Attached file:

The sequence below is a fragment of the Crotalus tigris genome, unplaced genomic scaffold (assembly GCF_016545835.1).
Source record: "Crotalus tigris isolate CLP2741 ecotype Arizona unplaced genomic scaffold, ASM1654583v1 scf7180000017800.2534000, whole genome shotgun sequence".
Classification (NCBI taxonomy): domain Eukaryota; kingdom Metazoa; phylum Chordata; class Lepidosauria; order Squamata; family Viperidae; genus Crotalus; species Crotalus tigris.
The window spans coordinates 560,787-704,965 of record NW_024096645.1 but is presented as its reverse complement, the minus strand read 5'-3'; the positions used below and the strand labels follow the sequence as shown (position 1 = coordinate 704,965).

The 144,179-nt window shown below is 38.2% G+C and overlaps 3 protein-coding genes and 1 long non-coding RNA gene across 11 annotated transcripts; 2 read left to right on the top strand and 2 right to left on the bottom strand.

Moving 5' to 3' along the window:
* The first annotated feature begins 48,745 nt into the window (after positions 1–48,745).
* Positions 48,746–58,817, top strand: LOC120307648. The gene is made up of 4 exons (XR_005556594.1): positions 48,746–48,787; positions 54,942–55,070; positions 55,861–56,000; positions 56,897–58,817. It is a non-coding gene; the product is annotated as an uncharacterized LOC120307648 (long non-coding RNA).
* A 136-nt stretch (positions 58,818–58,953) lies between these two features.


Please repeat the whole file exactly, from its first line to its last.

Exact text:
The sequence below is a fragment of the Crotalus tigris genome, unplaced genomic scaffold (assembly GCF_016545835.1).
Source record: "Crotalus tigris isolate CLP2741 ecotype Arizona unplaced genomic scaffold, ASM1654583v1 scf7180000017800.2534000, whole genome shotgun sequence".
Classification (NCBI taxonomy): domain Eukaryota; kingdom Metazoa; phylum Chordata; class Lepidosauria; order Squamata; family Viperidae; genus Crotalus; species Crotalus tigris.
The window spans coordinates 560,787-704,965 of record NW_024096645.1 but is presented as its reverse complement, the minus strand read 5'-3'; the positions used below and the strand labels follow the sequence as shown (position 1 = coordinate 704,965).

The 144,179-nt window shown below is 38.2% G+C and overlaps 3 protein-coding genes and 1 long non-coding RNA gene across 11 annotated transcripts; 2 read left to right on the top strand and 2 right to left on the bottom strand.

Moving 5' to 3' along the window:
* The first annotated feature begins 48,745 nt into the window (after positions 1–48,745).
* Positions 48,746–58,817, top strand: LOC120307648. The gene is made up of 4 exons (XR_005556594.1): positions 48,746–48,787; positions 54,942–55,070; positions 55,861–56,000; positions 56,897–58,817. It is a non-coding gene; the product is annotated as an uncharacterized LOC120307648 (long non-coding RNA).
* A 136-nt stretch (positions 58,818–58,953) lies between these two features.